How challenging is it for businesses to get their hands on finance?
The reason I ask this question is because I have nagging doubts about the recurring media headlines reporting that large numbers of SMEs are being denied the necessary credit to expand, and that the only way to create employment and return to economic prosperity is to force banks to ‘get lending again’.
No doubt the government subscribes to this view. It’s why only last week they extended the Funding for Lending scheme to 2015, and revised its terms to include more generous incentives for banks to dish out loans to their business customers. And on the face of it moves such as these are understandable. Research released this week by the Business Finance Taskforce, for instance, indicate that only 45 per cent of small firms received the funding they asked for from banks. Other surveys say much the same thing.
So why the scepticism? It’s not that I don’t think firms couldn’t benefit from finance – many no doubt would. Rather it’s that large numbers of businesses don’t have the confidence and ambition to expand their operations. In other words, the problem isn’t so much supply as it is demand. As the Barclays economist, Simon Hayes, said in response to the FLS expansion, “confidence is the elusive factor.”
Yet it’s not just cautiousness among CEOs and entrepreneurs that has cut back the demand for finance. Many of the young entrepreneurs we interviewed as part of our Disrupt Inc. research told us of how they wanted to grow their business but were reticent about relying on external finance, in part because they thought they could achieve their ambitions slowly but surely on minimum costs. Savings were often the preferable source of income. The same reasoning could be holding more experienced entrepreneurs back from applying for finance.
Finally, isn’t one of the biggest problems simply a lack of good ideas? When we hear stories of businesses being rejected by bank managers there can be an implicit assumption that the entrepreneur in question was entitled to the loan. But what if the business idea didn’t have any legs? It’s sounds obvious, but sometimes we have to remind ourselves that the supply of finance is dependent upon an equally good supply of feasible business propositions that deserve access to it.
Having interacted with lots of managers who run grant and equity programmes, one of the key challenges facing them is a set of poor, half-baked ideas. Indeed, it’s one of the biggest obstacles that will face the Big Society Bank. What we don’t want to see – but what is already happening in the third sector – is funding bodies giving money to ventures that have no chance of succeeding. That is neither good for the entrepreneur or the institution dishing out the capital.
So while we rightly lament cases where growing SMEs genuinely can’t get access to the funds needed to grow, create jobs and compete on the world stage, we should try and bear in mind that not everyone wants more capital, nor be in a position to use it effectively.
Last week the RSA and RBS jointly launched a new report, Disrupt Inc., which looks at the changing behaviours of young entrepreneurs. Visit our Enterprise page to view the report and find out more.
With the economy stagnating, living standards falling and levels of unemployment stubbornly high in some areas, it is little wonder that building an ‘aspiration nation’ has become one of the central underpinnings of this government’s policy agenda. As David Cameron put it at the 2012 Conservative Party conference, “Aspiration is the engine of progress. Countries rise when they allow their people to rise. In this world where brains matter more, where technologies shape our lives, where no-one is owed a living … the most powerful natural resource we have is our people.”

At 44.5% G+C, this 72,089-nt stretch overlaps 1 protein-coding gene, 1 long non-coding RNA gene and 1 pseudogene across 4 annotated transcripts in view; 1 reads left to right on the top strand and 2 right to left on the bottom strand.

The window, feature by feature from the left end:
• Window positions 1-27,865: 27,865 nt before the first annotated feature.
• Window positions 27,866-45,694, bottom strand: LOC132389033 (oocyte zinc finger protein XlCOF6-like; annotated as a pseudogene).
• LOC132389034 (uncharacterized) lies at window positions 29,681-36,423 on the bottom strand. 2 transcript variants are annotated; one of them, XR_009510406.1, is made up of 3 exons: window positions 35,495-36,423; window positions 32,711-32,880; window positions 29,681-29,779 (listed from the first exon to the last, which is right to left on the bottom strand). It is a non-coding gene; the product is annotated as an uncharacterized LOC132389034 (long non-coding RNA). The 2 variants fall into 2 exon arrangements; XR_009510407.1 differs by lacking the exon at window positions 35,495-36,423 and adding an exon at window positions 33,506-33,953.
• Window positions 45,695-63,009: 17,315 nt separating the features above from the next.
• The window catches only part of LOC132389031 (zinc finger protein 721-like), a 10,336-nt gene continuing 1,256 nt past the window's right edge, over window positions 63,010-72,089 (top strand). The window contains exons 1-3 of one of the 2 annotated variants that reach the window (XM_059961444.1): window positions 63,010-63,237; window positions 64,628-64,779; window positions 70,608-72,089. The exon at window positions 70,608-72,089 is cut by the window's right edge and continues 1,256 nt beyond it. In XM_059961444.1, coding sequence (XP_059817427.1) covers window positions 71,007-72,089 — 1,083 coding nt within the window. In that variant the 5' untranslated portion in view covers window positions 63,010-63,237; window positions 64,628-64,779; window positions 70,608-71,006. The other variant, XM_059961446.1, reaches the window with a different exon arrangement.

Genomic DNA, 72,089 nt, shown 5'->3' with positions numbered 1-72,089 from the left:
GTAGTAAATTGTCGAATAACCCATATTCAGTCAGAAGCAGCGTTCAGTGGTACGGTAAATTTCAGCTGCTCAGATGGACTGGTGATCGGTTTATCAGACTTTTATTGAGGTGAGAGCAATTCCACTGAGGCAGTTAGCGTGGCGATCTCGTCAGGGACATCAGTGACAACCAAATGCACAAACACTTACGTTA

This ‘exhortation for aspiration’ has been matched by practical steps to help more people start up and run their own business. A significant amount of enterprise support has been directed at young people in particular, around 1 million of whom are still without work. Among other initiatives, the government and its partners have helped to establish the StartUp Britain and Business in You campaigns, the StartUp Loans scheme, the Enterprise Finance Guarantee scheme and the MentorsMe programme. We are also witnessing the growth of many non-state enterprise support initiatives, particularly within universities.
The question is, are these initiatives actually working? At first glance, it seems that perhaps they are. The number of young people in the early stages of planning a venture has increased sharply over the past couple of years. The graph below, put together for an RBS report by the Professors Mark Hart and Jonathan Levie, show that early-stage entrepreneurial activity among young people is at its highest level in more than 10 years. It is now almost equal to the rate among the older generation.
Look more closely, however, and we can see that there are at least 2 key issues still blighting the landscape of young enterprise in the UK. The first is that there remains a large gap between the number of young people who say they wish to start a business and the number who are actually doing so. While 10 per cent say they wish to start their own venture, only 3 per cent are making the leap. The second issue is that many of those who do create a business cease trading not long afterwards. One estimate is that a third of young entrepreneurs drop out within a year of starting up, compared to 1 in 10 of those over 30.
Anyone seeking to stimulate young enterprise in the UK therefore needs to think long and hard about how these kinds of hurdles can be overcome. It is of some concern then that our latest report, Disrupt Inc., reveals that many enterprise support initiatives may not be up to the task. Informed by conversations with dozens of young entrepreneurs, our findings indicate that much of the support today tends to be grounded too heavily in supporting one ‘type’ of young entrepreneur at the expense of other types who follow less conventional, but increasingly popular, routes to start-up.
The level of debate over the availability of start-up finance, for instance, disregards the large proportion of young entrepreneurs who are reluctant to rely on loans, and who would prefer to grow their business slowly but surely on a shoe string budget. Likewise, the deafening noise about the importance of having experienced mentors distracts us from supporting all those young people who prefer informal assistance from peers. More generally, the language and imagery of entrepreneurship used by some in the government and media may inadvertently put it on a pedestal and serve to discourage young people from starting a business.